Blog Post List

This blog post list contains the most recent blog posts from The Messy Baker in reverse chronological order. You can also browse by recipe category or use the search function.

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23 Aug
Peach and Blueberry Upside-Down Cake

If you drop an upside-down cake on its head does it revert to plain old cake? Sadly, no. It just becomes yet another item to file under "Kitchen Disasters." The only advice I can give you, other than not to drop the final dish, is to...

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20 Aug
Peach and Arugula Salad
Here, in all her glory, is Green Leaf Platter in what turned out to be her final performance. Less than 24 hours before her untimely demise, GLP was working the salad like nobody's business. A true artist to the end, she presented like no one was watching. As promised, here is the recipe for the peach and arugula salad demonstrated a couple of days ago on CTV's News at Noon. You can watch the video
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19 Aug
Broken
In place of my scheduled peach post, I'm paying tribute to three fallen friends who gave their structural integrity in the name of food. Yesterday, as I carried a box laden with cake, bowls, wooden cutting boards and knives to the car, senseless tragedy struck. One small misstep on the back porch and ever-watchful Gravity moved swiftly to demonstrate her unforgiving power. Tomorrow and Friday I'll post peach recipes. Today, let's observe a moment of silence for:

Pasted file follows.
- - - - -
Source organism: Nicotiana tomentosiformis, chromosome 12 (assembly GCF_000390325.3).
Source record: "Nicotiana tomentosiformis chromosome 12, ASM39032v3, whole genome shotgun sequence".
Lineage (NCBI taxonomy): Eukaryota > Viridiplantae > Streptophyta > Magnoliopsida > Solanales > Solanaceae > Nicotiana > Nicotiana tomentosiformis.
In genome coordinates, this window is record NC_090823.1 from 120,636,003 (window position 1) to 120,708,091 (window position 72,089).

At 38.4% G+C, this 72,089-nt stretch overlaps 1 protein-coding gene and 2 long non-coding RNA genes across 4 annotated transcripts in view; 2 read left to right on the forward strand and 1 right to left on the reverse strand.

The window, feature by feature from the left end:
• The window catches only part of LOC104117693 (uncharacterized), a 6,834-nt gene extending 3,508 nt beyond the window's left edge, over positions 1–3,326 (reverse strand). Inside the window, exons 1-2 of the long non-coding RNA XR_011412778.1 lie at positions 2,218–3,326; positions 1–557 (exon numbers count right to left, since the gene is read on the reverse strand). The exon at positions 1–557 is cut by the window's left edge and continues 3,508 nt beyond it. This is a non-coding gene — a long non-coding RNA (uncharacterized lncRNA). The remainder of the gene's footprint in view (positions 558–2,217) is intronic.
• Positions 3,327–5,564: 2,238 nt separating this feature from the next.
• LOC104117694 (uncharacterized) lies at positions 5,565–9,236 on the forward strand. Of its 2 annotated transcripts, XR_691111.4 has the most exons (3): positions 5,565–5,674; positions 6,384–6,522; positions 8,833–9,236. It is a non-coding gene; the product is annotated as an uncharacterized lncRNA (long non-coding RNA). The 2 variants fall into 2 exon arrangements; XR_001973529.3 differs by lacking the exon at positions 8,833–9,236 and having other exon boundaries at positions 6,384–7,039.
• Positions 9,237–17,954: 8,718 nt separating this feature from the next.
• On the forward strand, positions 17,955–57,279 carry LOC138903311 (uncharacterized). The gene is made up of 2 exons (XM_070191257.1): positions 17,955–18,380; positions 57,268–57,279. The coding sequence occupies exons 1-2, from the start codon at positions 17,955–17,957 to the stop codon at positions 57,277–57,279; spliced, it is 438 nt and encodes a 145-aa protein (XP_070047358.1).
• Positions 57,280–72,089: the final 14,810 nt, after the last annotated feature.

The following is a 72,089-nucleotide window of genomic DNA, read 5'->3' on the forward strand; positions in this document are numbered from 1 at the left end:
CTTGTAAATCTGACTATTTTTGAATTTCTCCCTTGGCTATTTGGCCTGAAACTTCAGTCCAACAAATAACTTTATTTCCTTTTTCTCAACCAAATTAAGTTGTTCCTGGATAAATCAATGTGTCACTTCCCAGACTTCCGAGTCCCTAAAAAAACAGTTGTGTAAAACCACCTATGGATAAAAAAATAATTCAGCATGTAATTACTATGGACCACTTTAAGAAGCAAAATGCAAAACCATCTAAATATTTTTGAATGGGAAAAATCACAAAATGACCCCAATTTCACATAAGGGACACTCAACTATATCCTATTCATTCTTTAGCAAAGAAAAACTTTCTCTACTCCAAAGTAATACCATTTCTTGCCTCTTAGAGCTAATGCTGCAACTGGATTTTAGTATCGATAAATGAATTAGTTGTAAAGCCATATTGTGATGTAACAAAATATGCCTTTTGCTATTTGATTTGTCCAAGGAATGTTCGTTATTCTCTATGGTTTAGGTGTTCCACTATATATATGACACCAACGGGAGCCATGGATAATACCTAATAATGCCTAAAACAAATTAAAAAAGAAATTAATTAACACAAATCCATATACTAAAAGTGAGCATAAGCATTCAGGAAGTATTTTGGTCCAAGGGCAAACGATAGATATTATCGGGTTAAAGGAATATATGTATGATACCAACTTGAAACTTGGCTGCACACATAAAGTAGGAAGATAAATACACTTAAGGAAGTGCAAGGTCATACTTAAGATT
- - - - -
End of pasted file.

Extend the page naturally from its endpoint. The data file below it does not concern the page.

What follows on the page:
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18 Aug
How to pick, peel and use peaches
3  Peach Recipes - The Messy Baker I'm on Kitchener CTV's News at Noon talking about peaches. While they're generously allotting me 5 minutes, the entire news hour isn't enough time to tell you how much I love peaches. And just how much do I love peaches? Last year, I bought an upright freezer to accommodate my lust for Blazing Stars. To keep Andrew happy, I allow the odd batch of homemade Italian meatballs and bag of oven-dried tomatoes to take up precious freezer space, but peaches are the real reason a honking big white box sits in our basement sucking up energy at a horrific rate. Last year I looked at buying and storing peaches. But based on emails and discussions, a few unanswered questions.
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17 Aug
Double-Double Chocolate Cake
I'm still on a bit of a high. Last week, Monica Bhide came for lunch. With her family. On her birthday. Which just happened to be her son's 11th birthday as well. While I was thrilled she was coming and touched she would choose to spend her birthday with me, I was a bit nervous and funneled my fears into the menu, the dessert in particular. My fallback birthday cake is an unremarkable recipe brought to celebratory heights via copious quantities of booze painted onto its surface and a whole pint of whipped cream crammed between the layers. Not the sort of thing for children. In addition to kid-friendly, I wanted something decadent, something chocolate and something Canadian for my American visitors. The prefect solution sat on page 179 in The Harrow Fair Cookbook. Double-Double Chocolate Cake.
Raw Sweet Potato Salad - The Messy Baker
09 Aug
Raw Sweet Potato Salad

Sweet potatoes are confusing. People call them yams, but they're not. Even though you're far more likely to encounter a sweet potato than a yam here in North America, I think we embrace the term "yam" because it's more fun to say. Weighing in at...

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05 Aug
3 Preserves Cookbooks to Help You Eat Local Year Round